Tofino profile: Shirley Langer
by Brittany Smith, Tofino
Shirley Langer arrived in Tofino on a moonless night in 1979, with a friend who refused to tell her where they were going. They drove to the parking lot at the bottom of First Street and her friend called a water taxi. When the boat arrived, Shirley climbed aboard. As they approached Wick Island, where they were to spend the next few days visiting, the driver of the boat turned to Shirley and said: "Okay, lady, when I say jump, you jump." And on that inky dark night, surrounded by dog-teeth sharp rocks, Shirley Langer jumped. When the sun rose the next morning, she looked out at the tremendous beauty that greeted her and vowed that someday she would return here to live.
Shirley moved to Tofino in 1995, after a three-year term as mayor of the city of Belleville, Ontario. When asked why she decided to run, Shirley tells me that many people wanted to unseat the mayor who was in office at that time, but no one else was willing to do it. So even though she was unseasoned in the world of politics, and wasn't quite convinced she'd win the election, Shirley jumped in. She remembers telephoning her daughter Valerie, who was living in Tofino at the time and saying: "My God, Valerie, I'm in danger of winning."
Shirley threw everything she had into her three years as mayor. She focused on tackling issues of development, the environment, and supporting the arts. It was a tough time for her, struggling against people who were resistant to change. These issues are still important to Shirley, but now she prefers to advocate as a citizen. She feels that sadly, the political system tends to ignore or twist important things, so that many people in office end up frustrated.
At this point, our interview is interrupted by a young man who comes in to offer me a mug of hot chocolate. He's one of a group of university students, budding forest activists Shirley's opened her house to for the weekend. I sip the sweet liquid and take a moment to glance around at the walls of Shirley's office, decorated with photographs of family members and friends, and pictures of endangered forests and animals. There's a dried oak leaf hanging on the wall above her desk. Beside me are shelves filled with books and records.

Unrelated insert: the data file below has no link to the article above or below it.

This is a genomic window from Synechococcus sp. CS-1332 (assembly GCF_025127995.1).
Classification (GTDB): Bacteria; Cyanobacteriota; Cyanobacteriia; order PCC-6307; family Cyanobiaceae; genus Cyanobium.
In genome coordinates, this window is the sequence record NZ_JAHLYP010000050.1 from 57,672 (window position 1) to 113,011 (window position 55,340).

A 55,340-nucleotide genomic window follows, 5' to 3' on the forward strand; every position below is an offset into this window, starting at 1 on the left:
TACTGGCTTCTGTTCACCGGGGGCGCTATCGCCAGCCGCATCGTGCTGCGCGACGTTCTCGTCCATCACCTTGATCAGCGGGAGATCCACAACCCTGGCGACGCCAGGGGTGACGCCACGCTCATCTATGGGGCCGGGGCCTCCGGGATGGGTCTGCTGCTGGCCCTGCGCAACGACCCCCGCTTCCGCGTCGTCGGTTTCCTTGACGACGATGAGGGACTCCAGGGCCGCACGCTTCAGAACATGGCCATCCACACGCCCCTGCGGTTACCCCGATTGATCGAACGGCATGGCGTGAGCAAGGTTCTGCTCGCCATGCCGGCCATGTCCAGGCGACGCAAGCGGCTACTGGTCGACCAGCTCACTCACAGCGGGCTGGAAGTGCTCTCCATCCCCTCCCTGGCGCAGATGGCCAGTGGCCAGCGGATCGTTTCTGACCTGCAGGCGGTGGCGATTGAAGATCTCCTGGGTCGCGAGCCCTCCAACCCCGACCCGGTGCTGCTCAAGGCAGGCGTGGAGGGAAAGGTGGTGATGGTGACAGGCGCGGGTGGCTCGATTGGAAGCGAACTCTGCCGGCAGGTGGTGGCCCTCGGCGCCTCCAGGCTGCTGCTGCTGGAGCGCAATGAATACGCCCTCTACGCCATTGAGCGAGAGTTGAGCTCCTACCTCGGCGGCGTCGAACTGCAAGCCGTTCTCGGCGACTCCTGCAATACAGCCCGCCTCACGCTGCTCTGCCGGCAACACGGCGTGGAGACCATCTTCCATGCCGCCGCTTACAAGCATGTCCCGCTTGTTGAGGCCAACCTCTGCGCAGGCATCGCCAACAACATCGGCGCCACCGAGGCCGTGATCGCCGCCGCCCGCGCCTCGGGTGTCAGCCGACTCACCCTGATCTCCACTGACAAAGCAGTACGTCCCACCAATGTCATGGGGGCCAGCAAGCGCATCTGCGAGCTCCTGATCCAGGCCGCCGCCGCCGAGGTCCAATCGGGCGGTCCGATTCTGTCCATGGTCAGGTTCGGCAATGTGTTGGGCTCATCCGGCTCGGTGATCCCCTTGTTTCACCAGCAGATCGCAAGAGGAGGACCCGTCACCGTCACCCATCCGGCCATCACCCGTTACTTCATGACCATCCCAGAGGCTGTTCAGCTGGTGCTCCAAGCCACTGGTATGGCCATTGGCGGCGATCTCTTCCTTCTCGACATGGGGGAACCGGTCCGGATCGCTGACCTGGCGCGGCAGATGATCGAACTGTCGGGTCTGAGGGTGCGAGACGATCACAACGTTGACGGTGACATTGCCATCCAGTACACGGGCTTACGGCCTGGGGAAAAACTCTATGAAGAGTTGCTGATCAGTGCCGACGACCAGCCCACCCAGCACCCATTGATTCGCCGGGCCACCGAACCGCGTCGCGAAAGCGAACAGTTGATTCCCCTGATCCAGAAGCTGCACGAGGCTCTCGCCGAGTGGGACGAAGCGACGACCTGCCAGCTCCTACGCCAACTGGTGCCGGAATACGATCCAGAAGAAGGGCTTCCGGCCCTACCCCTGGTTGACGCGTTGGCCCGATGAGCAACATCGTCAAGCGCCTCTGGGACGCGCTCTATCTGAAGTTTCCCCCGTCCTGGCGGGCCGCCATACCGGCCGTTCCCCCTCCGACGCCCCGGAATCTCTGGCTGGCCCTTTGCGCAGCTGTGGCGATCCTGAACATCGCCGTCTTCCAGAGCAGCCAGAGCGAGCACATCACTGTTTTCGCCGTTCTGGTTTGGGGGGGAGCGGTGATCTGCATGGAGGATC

When we begin to talk about music, Shirley's whole demeanour changes. Her smile widens. Her eyes sparkle like the flecks of gold thread running through the scarf tied around her neck. Shirley's always regretted not pursuing a career as a singer. When she was a girl, in her birthplace of Ingersoll, Ontario, Shirley would play her favourite jazz records, singing along with the likes of Sarah Vaughn and Ella Fitzgerald. But she never performed in front of anyone. Her singing was always done in secret.
Roll the years forward to June 2005. Seventy year-old Shirley decided the time had finally come to pursue her dreams of music. She tracked down Robert Mari, a piano player from Victoria, and put together a playlist of twenty jazz songs. Shirley tirelessly promoted the show. She hung posters that were so attractive, people kept stealing them. After years of singing in secret, Shirley's time in the spotlight had arrived. Shirley Langer and the Robert Mari Trio played at the community theatre to a packed house. "The band said it was hard to believe it was my first performance," she declares, proudly.
Shirley's currently planning a second performance for this coming June, titled: Shades of Jazz and Blues.
What's your favourite jazz song? I ask.
Her answer: "God Bless the Child, a song written for Billie Holiday. It's a poignant song about poverty and social injustice."
During the four years that Shirley's been writing profiles for Tofino Time, she's interviewed at least 26 community members, including Freedom, a German shepherd who became something of a celebrity. Shirley enjoys unearthing interesting tidbits about people who we may see all the time, but never really get to know.
So what are some things about Shirley that people may not know?
She's fluent in Spanish. She's met Fidel Castro. She's written a novel.
Shirley's historical novel about Cuba is titled The Brigadista. It tells the story of a young volunteer teacher (called brigadista), one of 100,000, who over seven months in 1961 teach a million illiterate Cubans to read and write. At its core, it's a story about the energetic power of youth and what they can do if given the opportunity. She feels that teenagers have an especially difficult time in our society because until they reach adulthood, they have little social relevance.
Feeling essential is also becoming more and more important to Shirley as she gets older.
"I don't want to become redundant," she says, "So many elderly people fade into the background in our culture. It's only by force of personality, by expressing and giving what you've got, that you remain vital."
I ask how she plans to stay vital.
"Definitely by being socially relevant," she says. "I'll continue writing - and dancing. I want to dance for the rest of my life. And I want to live in Spain for a year."
My final question for Shirley, is how she'd like to be remembered in the Tofino community.
"As a vivid person," she says, smiling.
Brittany Smith is a writer, dreamer, and art enthusiast who thinks that porch swings are the most fun you can have.
Tofino profile of Shirley Langer, who arrived in Tofino in 1979. Written by Brittany Smith for Tofino Time Magazine.